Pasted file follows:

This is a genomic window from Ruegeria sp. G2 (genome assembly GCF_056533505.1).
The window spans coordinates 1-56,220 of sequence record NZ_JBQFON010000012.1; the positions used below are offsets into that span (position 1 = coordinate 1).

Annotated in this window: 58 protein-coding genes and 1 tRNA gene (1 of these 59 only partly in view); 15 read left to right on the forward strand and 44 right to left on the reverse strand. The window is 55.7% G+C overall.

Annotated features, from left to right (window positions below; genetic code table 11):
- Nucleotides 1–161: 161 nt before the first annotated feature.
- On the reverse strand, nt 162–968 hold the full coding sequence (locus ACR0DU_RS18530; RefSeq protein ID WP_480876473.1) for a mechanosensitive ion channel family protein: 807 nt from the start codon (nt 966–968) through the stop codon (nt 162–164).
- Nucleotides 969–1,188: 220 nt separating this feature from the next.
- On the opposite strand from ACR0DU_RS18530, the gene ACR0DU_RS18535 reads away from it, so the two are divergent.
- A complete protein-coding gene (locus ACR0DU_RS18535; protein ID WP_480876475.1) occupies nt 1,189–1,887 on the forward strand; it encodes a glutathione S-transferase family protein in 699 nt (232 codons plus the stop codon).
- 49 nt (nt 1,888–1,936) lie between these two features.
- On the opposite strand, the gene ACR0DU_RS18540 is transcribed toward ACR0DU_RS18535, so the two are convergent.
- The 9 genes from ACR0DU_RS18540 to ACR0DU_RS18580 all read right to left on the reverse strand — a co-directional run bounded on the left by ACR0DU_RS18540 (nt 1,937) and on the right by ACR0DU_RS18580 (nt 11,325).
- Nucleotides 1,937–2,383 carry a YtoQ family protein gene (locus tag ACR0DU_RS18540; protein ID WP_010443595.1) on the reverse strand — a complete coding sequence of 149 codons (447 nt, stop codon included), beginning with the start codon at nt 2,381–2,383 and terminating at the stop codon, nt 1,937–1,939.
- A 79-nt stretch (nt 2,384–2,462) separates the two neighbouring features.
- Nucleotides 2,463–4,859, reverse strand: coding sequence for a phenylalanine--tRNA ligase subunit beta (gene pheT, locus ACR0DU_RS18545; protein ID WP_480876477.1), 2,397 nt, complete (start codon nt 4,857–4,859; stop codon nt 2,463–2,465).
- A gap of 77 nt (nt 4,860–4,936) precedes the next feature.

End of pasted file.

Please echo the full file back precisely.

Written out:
This is a genomic window from Ruegeria sp. G2 (genome assembly GCF_056533505.1).
The window spans coordinates 1-56,220 of sequence record NZ_JBQFON010000012.1; the positions used below are offsets into that span (position 1 = coordinate 1).

Annotated in this window: 58 protein-coding genes and 1 tRNA gene (1 of these 59 only partly in view); 15 read left to right on the forward strand and 44 right to left on the reverse strand. The window is 55.7% G+C overall.

Annotated features, from left to right (window positions below; genetic code table 11):
- Nucleotides 1–161: 161 nt before the first annotated feature.
- On the reverse strand, nt 162–968 hold the full coding sequence (locus ACR0DU_RS18530; RefSeq protein ID WP_480876473.1) for a mechanosensitive ion channel family protein: 807 nt from the start codon (nt 966–968) through the stop codon (nt 162–164).
- Nucleotides 969–1,188: 220 nt separating this feature from the next.
- On the opposite strand from ACR0DU_RS18530, the gene ACR0DU_RS18535 reads away from it, so the two are divergent.
- A complete protein-coding gene (locus ACR0DU_RS18535; protein ID WP_480876475.1) occupies nt 1,189–1,887 on the forward strand; it encodes a glutathione S-transferase family protein in 699 nt (232 codons plus the stop codon).
- 49 nt (nt 1,888–1,936) lie between these two features.
- On the opposite strand, the gene ACR0DU_RS18540 is transcribed toward ACR0DU_RS18535, so the two are convergent.
- The 9 genes from ACR0DU_RS18540 to ACR0DU_RS18580 all read right to left on the reverse strand — a co-directional run bounded on the left by ACR0DU_RS18540 (nt 1,937) and on the right by ACR0DU_RS18580 (nt 11,325).
- Nucleotides 1,937–2,383 carry a YtoQ family protein gene (locus tag ACR0DU_RS18540; protein ID WP_010443595.1) on the reverse strand — a complete coding sequence of 149 codons (447 nt, stop codon included), beginning with the start codon at nt 2,381–2,383 and terminating at the stop codon, nt 1,937–1,939.
- A 79-nt stretch (nt 2,384–2,462) separates the two neighbouring features.
- Nucleotides 2,463–4,859, reverse strand: coding sequence for a phenylalanine--tRNA ligase subunit beta (gene pheT, locus ACR0DU_RS18545; protein ID WP_480876477.1), 2,397 nt, complete (start codon nt 4,857–4,859; stop codon nt 2,463–2,465).
- A gap of 77 nt (nt 4,860–4,936) precedes the next feature.